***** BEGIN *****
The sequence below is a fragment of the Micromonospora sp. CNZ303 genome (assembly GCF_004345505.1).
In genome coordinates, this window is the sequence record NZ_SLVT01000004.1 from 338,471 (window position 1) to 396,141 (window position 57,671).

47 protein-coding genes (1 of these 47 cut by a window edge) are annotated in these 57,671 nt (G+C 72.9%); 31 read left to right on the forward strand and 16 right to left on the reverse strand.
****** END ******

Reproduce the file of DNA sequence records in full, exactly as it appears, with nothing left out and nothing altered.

The sequence below is a fragment of the Micromonospora sp. CNZ303 genome (assembly GCF_004345505.1).
In genome coordinates, this window is the sequence record NZ_SLVT01000004.1 from 338,471 (window position 1) to 396,141 (window position 57,671).

47 protein-coding genes (1 of these 47 cut by a window edge) are annotated in these 57,671 nt (G+C 72.9%); 31 read left to right on the forward strand and 16 right to left on the reverse strand.